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Rhabdomyolysis

A Workout Breakdown


Author(s)

Arne K. Christensen
Department of Biology
Westfield State University
achristensen@westfield.ma.edu
Joan-Beth Gow
School of Professional Studies
Anna Maria College
jgow@annamaria.edu

Abstract

This directed case study focuses on exercise-induced rhabdomyolysis (exRML).  Students are guided though skeletal muscle cell membrane transport and calcium homeostasis.  They are then asked to predict how depletion of ATP at the skeletal muscle cell level could affect cellular membrane transport, skeletal muscle tissue integrity, blood composition, and kidney organ function. This cause-and-effect scenario, which incorporates human physiology at all levels from ion to organ, is presented in the context of the protagonist, "Rachel," who pushes her exercise regime too far and ends up in the hospital with exRML. Students are provided with a variety of clinical data (vital signs, blood values, and plotted data) and are then invited to apply what they have learned to determine how to tailor Rachel's treatment plan. This case was written for a general biology or human physiology course and is designed to be used within one 50-minute block.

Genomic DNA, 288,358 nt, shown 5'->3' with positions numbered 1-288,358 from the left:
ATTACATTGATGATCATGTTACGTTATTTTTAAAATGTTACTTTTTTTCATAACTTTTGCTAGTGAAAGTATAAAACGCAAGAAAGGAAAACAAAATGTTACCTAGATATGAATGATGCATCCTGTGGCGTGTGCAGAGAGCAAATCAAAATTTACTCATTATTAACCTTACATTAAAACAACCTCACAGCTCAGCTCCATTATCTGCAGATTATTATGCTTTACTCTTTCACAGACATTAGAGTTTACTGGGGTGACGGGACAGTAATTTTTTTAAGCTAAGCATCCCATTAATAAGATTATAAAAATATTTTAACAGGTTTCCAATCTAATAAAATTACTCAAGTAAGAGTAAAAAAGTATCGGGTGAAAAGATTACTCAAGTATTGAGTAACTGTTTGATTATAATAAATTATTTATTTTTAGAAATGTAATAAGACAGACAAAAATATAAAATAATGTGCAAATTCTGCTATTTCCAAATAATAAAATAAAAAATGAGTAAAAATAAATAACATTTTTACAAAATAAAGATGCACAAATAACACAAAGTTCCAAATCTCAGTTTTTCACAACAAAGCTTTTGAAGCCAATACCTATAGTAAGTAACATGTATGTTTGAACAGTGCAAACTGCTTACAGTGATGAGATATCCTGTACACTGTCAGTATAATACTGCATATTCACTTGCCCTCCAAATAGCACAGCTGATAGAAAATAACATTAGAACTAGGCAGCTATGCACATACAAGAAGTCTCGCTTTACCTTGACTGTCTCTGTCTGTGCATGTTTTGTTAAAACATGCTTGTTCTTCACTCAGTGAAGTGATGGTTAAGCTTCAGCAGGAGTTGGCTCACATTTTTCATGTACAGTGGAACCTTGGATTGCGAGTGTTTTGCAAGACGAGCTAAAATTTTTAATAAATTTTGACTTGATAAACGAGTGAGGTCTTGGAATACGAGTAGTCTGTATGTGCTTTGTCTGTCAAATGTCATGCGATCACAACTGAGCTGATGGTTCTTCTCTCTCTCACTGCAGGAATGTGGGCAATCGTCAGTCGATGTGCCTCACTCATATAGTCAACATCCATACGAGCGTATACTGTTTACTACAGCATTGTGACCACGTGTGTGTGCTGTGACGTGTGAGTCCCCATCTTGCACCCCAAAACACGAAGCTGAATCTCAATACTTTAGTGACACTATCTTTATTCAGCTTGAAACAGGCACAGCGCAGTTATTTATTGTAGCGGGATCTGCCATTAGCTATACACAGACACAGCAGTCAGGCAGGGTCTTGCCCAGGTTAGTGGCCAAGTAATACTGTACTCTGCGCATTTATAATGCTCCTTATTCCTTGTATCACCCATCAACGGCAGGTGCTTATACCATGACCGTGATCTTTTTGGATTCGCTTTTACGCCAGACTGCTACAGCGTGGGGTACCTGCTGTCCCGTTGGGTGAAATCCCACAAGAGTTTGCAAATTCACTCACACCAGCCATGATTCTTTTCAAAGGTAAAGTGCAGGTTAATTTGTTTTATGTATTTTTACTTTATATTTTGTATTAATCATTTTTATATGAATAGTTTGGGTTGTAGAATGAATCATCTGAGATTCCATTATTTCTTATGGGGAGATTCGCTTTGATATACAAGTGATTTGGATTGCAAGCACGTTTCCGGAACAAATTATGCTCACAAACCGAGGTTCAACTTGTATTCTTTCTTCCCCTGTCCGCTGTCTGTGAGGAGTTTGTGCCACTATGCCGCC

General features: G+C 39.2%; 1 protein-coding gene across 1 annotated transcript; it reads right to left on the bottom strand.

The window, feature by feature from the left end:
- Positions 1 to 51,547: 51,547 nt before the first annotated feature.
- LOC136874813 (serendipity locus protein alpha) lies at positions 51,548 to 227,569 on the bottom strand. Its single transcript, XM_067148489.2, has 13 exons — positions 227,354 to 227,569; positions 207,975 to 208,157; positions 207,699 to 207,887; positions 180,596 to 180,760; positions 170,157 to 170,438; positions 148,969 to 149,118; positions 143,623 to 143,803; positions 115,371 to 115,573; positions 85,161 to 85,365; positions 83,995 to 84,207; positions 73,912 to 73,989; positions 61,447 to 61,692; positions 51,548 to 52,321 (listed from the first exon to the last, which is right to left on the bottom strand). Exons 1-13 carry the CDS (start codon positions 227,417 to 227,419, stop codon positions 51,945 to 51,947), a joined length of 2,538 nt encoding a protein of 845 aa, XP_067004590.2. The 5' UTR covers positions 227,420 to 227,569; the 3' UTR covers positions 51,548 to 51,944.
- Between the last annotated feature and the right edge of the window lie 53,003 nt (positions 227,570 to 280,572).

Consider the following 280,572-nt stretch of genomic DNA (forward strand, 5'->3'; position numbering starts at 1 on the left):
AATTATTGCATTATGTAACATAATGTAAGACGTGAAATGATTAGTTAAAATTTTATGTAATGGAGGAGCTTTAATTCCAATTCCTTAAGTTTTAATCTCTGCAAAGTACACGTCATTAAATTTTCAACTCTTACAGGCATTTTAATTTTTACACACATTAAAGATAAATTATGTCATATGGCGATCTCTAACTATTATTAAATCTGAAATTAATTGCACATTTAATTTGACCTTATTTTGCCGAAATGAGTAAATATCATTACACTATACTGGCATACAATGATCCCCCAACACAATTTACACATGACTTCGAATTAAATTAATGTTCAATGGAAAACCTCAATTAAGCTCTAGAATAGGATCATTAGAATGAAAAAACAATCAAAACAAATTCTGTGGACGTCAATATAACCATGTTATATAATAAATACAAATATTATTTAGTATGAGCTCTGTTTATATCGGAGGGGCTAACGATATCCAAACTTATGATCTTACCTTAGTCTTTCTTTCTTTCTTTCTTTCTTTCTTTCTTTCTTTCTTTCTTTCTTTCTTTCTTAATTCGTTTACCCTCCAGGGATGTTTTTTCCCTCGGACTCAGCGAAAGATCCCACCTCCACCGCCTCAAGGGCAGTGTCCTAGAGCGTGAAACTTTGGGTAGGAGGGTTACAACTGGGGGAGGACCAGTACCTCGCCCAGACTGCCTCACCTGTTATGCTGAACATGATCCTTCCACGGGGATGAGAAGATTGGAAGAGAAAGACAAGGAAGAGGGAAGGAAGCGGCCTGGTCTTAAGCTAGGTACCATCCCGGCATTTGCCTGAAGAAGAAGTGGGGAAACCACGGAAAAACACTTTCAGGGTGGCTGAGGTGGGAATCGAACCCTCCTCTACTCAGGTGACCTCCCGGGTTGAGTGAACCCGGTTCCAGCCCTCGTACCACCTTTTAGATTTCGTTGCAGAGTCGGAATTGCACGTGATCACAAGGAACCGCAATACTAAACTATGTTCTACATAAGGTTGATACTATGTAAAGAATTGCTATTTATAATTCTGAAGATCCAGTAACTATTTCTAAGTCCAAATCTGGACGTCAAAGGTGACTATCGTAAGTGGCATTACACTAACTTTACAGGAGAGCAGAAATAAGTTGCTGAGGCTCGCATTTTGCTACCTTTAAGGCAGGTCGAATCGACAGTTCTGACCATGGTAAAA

Objectives

  • Summarize normal muscle physiology.
  • Analyze the rhabdomyolysis disease process at a cellular level.
  • Interpret numerical values that indicate pathological conditions in these systems.
  • Describe the symptoms and treatment of rhabdomyolysis.
  • Assess risk factors for rhabdomyolysis and relate these to their own lives.

Keywords

Muscle; kidney; membrane transport; ATP; rhabdomyolysis; RML; exRML; CrossFit; muscle pain; weakness; discolored urine; myoglobin

Topical Areas

N/A

Educational Level

High school, Undergraduate lower division, Undergraduate upper division

Format

PDF, PowerPoint

Type / Methods

Directed, Discussion

Language

English

Subject Headings

Biology (General)  |   Cell Biology  |   Medicine (General)  |   Physiology  |   Sports Science  |   Nursing  |   Science (General)  |  


Date Posted

9/16/2019

Teaching Notes

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Supplemental Materials

The PowerPoint presentation below includes a slide that can be used to discuss Ca2+ transport in a resting skeletal muscle cell.


  rhabdomyolysis.pptx

Answer Key

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